Now, the question is whether, despite the presence of these constraints, DG COMP could accelerate procedures. While Article 102 TFEU cases are complex, it could still be argued that some investigations have taken an excessive amount of time. There is no question DG COMP officials work hard and it is fair to say that in some cases defence lawyers may use various tactics to slow down their work. It can also be said that the (human) resources available to DG COMP may be insufficient to deal with the volume of work required by increasingly complex tech investigations.

Yet, like in every institution, there are instances where processes could be streamlined, and efficiency increased. Here are a few questions that can be legitimately asked from that standpoint. Should the various phases of antitrust investigations be subject to time limits? That is a complex question as there are pros and cons, and ways can always be found to circumvent time limits. Should DG COMP give greater visibility on the timeframe of its investigations (as is the case of the CMA)? That seems like a good idea. Is DG COMP drowning in analysing the responses of its own detailed RFIs? Perhaps. Are too many resources absorbed by merger control? Possibly when you see the current scale of the exercise. Does DG COMP necessarily have officials with the right set of skills to handle highly complex tech cases? The answer seems to be negative as DG COMP has not (at least officially) invested in building teams of data scientists (unlike the CMA and the French competition authority).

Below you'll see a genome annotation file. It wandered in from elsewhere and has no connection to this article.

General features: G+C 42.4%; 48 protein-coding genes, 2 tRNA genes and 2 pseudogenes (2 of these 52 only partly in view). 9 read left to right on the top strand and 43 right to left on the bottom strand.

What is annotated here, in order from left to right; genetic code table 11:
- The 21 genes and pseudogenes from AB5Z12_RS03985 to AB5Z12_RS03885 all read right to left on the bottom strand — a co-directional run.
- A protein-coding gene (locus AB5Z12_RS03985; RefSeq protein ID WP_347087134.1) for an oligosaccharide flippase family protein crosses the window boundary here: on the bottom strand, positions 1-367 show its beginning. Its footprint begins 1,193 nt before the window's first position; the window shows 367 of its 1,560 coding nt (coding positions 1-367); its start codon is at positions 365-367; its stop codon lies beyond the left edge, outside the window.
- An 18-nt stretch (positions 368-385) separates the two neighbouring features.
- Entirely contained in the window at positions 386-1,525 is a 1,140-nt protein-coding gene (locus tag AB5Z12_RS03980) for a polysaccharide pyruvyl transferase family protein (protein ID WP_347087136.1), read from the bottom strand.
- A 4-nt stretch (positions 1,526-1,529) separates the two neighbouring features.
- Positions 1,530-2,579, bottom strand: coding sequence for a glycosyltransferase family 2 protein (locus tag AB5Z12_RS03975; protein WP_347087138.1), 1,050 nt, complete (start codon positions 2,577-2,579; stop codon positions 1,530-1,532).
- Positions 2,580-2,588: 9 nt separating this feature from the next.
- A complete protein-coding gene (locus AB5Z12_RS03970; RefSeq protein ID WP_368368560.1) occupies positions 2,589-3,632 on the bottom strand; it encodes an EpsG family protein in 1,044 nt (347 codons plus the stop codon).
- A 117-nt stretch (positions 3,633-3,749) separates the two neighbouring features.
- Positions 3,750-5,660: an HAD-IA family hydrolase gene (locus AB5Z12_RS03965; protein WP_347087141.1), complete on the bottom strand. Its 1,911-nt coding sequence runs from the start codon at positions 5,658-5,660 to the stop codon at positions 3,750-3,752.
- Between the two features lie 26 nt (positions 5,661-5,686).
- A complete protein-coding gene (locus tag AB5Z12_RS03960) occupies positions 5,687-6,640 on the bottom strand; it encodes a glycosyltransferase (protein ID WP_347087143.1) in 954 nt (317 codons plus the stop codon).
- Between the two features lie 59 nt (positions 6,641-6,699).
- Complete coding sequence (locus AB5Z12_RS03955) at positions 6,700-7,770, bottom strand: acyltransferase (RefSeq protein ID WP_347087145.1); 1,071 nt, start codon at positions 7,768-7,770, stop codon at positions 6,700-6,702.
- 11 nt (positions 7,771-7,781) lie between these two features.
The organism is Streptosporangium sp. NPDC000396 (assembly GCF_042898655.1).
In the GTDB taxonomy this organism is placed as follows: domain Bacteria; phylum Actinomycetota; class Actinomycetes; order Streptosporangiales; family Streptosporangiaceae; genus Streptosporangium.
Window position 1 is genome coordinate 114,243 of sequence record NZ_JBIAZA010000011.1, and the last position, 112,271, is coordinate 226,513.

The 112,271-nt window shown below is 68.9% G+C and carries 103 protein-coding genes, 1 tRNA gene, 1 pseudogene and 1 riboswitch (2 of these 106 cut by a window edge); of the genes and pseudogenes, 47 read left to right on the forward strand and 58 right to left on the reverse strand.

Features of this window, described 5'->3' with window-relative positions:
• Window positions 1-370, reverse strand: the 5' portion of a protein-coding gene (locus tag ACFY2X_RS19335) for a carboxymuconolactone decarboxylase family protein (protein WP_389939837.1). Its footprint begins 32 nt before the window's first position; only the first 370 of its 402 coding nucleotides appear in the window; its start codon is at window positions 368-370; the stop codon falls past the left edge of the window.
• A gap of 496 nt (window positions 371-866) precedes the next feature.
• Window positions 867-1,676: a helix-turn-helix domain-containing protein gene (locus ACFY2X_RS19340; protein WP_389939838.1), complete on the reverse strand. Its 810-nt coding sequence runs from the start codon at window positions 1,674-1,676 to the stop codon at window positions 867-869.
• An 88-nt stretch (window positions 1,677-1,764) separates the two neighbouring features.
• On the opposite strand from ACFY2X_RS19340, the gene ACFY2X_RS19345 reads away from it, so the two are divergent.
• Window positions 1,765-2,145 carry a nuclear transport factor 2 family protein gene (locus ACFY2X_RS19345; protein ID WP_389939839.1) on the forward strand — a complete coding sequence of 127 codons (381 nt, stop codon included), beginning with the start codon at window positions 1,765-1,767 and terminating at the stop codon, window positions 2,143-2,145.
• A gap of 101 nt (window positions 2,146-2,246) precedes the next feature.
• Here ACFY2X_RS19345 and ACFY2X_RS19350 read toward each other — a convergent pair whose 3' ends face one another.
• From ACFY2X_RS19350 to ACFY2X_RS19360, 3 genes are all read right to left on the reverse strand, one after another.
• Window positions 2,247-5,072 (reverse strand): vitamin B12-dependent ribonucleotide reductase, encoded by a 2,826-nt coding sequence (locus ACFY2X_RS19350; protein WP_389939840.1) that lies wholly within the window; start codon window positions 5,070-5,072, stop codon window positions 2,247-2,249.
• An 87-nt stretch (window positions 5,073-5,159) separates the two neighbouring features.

These are complex questions (which may require answers of different nature) that cannot be addressed in a blog post, but they are important if DG COMP wants to continue to play a central role in tech cases. That is not only because once the DMA has been adopted some of the issues that DG COMP would typically address will be dealt with under DMA rules and another enforcement body of the Commission, but also because national competition authorities have become increasingly aggressive enforcers in the tech space as illustrated by the cases pursued by the Bundeskartellamt (e.g., against Facebook), the French Competition Authority (e.g., against Google) and the Dutch ACM (e.g., against Apple). These authorities are well resourced and often present the advantage of speed.

This does not mean that there is a risk that DG COMP could become irrelevant as this will remain the go-to place for most complainants (after all, DG COMP has EU-wide powers and adopt EU-wide remedies), but its relevance will be challenged by the DMA, as well as by more aggressive national authorities unless it is able to streamline its processes. Whether DG COMP can improve on that front is a debate worth having. In the meantime, DG COMP should make greater use of interim measures, which is an important tool in industries where there may be circumstances where regulators need to act swiftly and decisively.

Photo by Lee Ferrell on Unsplash